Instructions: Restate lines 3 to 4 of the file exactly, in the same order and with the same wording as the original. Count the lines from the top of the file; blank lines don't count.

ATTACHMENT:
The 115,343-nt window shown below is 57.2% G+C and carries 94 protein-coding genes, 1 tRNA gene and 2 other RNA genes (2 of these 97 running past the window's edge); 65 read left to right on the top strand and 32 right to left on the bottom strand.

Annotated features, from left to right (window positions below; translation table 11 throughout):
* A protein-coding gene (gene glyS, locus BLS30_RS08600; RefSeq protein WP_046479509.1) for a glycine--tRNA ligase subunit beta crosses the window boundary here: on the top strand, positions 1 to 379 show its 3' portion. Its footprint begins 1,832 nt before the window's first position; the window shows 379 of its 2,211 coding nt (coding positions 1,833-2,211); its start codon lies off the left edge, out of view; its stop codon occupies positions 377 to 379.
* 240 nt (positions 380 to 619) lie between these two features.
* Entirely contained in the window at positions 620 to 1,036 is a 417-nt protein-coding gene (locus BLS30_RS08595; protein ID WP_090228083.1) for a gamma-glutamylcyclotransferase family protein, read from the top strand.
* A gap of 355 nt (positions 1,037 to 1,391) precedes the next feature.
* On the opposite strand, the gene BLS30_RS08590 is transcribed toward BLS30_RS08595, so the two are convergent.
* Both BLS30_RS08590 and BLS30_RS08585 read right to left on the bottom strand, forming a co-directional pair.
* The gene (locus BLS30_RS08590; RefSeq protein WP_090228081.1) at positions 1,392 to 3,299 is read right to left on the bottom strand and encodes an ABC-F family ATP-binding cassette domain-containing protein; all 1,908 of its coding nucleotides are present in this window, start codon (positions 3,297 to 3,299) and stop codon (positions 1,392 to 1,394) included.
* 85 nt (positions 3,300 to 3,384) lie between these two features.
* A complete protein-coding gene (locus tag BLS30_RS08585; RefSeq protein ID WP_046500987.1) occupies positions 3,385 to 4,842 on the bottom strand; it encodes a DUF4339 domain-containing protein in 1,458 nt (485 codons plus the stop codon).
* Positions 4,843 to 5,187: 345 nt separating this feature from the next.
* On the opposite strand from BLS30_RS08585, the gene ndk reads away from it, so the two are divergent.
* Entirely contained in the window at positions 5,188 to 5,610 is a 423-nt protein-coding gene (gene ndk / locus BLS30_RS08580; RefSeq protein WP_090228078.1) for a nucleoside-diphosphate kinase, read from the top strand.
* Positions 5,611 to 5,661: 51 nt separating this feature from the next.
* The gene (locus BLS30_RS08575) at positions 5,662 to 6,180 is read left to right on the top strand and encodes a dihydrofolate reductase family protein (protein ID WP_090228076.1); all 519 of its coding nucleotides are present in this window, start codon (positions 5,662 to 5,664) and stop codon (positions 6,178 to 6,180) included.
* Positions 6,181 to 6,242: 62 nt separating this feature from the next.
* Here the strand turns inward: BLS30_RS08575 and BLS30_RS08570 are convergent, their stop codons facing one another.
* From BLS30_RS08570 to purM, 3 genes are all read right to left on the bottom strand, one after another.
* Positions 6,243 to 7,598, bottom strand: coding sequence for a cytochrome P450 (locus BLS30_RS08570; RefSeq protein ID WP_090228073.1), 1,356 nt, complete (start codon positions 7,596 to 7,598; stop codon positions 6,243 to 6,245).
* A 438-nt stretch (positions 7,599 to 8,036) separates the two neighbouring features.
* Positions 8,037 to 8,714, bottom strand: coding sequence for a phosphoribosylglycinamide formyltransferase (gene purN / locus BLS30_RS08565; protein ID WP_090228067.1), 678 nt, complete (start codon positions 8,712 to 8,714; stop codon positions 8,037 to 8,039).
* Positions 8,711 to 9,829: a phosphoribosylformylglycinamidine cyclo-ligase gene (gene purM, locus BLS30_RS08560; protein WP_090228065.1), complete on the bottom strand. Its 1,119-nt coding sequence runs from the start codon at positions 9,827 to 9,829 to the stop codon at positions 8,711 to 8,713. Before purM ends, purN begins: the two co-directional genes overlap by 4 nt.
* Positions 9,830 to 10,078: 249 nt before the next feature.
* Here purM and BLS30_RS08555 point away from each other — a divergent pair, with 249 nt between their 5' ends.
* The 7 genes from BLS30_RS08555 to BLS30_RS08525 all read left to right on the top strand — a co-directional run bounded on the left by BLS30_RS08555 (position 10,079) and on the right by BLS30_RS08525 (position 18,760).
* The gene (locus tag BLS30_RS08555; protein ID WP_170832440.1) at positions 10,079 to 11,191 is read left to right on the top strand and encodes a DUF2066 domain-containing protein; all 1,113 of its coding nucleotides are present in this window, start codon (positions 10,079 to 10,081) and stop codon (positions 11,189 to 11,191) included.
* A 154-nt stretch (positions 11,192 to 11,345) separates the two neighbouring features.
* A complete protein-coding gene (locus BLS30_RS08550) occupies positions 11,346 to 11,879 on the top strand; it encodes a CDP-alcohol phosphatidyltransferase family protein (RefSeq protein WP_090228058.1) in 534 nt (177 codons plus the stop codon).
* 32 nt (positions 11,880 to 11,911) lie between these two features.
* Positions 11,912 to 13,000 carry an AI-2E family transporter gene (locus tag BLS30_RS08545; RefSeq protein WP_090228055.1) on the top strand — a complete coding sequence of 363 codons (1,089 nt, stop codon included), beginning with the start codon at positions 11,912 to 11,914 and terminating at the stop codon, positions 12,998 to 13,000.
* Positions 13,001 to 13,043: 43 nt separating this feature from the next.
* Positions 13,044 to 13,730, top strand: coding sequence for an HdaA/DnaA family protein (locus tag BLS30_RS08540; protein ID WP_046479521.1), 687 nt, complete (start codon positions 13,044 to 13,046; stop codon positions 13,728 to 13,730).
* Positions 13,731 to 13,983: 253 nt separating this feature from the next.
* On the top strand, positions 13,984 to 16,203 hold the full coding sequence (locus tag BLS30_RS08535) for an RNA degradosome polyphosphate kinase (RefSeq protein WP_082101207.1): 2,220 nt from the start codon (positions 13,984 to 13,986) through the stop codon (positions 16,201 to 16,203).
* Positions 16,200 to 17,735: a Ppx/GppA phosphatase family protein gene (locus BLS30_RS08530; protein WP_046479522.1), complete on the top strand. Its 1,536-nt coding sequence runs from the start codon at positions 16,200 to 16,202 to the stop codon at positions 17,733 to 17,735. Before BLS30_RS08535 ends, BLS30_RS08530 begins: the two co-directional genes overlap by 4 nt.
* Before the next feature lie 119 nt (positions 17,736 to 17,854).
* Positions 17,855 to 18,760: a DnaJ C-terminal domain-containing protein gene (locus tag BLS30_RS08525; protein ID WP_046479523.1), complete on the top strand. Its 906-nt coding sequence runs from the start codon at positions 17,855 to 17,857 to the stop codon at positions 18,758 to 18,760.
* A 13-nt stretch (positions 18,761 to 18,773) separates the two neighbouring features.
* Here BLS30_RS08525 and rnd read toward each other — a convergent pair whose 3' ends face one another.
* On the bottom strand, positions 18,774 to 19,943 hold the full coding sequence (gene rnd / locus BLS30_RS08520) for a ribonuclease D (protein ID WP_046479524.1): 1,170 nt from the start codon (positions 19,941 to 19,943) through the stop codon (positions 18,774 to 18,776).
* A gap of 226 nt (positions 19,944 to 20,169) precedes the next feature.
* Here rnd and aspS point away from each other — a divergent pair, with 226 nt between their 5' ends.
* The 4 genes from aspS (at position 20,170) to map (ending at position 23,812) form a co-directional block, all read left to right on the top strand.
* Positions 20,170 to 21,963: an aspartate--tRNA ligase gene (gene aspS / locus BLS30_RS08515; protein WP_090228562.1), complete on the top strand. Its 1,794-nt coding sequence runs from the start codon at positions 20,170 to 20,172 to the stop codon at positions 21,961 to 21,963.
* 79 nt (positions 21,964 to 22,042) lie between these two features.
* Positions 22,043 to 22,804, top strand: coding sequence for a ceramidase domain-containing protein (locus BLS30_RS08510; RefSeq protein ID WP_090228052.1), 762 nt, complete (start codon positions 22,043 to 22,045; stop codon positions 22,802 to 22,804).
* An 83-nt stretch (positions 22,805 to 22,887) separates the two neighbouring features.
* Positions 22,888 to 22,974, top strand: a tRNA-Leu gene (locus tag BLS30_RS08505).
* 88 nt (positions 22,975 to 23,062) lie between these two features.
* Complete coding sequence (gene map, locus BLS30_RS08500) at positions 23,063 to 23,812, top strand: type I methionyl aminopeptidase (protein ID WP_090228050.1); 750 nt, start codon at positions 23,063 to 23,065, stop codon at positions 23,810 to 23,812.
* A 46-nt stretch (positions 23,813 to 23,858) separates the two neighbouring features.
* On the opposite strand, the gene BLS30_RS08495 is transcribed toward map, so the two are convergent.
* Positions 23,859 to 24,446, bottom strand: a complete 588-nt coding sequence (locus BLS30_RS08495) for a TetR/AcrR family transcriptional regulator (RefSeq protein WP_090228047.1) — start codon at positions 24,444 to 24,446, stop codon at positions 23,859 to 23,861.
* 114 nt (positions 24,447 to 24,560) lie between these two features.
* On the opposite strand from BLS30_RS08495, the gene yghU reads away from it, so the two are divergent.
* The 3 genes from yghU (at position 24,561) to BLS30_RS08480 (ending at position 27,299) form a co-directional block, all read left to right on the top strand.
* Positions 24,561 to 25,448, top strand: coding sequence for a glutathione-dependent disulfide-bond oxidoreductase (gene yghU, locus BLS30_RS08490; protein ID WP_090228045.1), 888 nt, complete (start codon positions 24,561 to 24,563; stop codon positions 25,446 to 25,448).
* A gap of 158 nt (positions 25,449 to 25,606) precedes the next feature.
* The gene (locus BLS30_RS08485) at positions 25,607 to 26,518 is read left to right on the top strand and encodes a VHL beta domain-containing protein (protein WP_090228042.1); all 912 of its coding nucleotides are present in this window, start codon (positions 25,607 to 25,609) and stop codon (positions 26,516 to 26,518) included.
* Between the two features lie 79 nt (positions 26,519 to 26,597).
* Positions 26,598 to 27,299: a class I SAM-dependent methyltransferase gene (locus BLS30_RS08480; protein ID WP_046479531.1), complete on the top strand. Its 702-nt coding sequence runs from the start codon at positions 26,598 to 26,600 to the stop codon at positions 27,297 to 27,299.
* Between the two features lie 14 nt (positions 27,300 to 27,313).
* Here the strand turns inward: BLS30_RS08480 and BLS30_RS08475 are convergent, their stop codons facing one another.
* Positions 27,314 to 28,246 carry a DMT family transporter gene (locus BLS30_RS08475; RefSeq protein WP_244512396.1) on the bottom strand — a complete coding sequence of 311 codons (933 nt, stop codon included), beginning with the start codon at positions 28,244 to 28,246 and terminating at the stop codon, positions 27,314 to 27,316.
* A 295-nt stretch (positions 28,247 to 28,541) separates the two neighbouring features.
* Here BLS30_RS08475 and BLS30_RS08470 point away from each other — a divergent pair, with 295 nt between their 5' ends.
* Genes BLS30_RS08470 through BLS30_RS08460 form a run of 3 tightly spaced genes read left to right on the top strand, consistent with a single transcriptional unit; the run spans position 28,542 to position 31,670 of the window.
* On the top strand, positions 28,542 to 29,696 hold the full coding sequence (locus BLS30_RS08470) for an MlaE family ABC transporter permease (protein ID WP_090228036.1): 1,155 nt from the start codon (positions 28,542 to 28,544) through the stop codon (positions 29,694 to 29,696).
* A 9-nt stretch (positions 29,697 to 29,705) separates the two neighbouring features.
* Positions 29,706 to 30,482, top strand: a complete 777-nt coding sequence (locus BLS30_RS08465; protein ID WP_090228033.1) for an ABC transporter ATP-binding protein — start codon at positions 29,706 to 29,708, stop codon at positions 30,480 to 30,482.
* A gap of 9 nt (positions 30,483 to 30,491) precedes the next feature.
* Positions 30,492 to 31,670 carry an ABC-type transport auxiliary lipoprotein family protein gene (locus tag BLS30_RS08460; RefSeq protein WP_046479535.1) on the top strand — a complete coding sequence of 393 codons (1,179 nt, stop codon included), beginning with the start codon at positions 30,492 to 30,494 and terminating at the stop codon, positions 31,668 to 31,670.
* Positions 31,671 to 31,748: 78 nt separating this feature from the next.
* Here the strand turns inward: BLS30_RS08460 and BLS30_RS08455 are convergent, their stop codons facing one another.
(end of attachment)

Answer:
* A protein-coding gene (gene glyS, locus BLS30_RS08600; RefSeq protein WP_046479509.1) for a glycine--tRNA ligase subunit beta crosses the window boundary here: on the top strand, positions 1 to 379 show its 3' portion. Its footprint begins 1,832 nt before the window's first position; the window shows 379 of its 2,211 coding nt (coding positions 1,833-2,211); its start codon lies off the left edge, out of view; its stop codon occupies positions 377 to 379.
* 240 nt (positions 380 to 619) lie between these two features.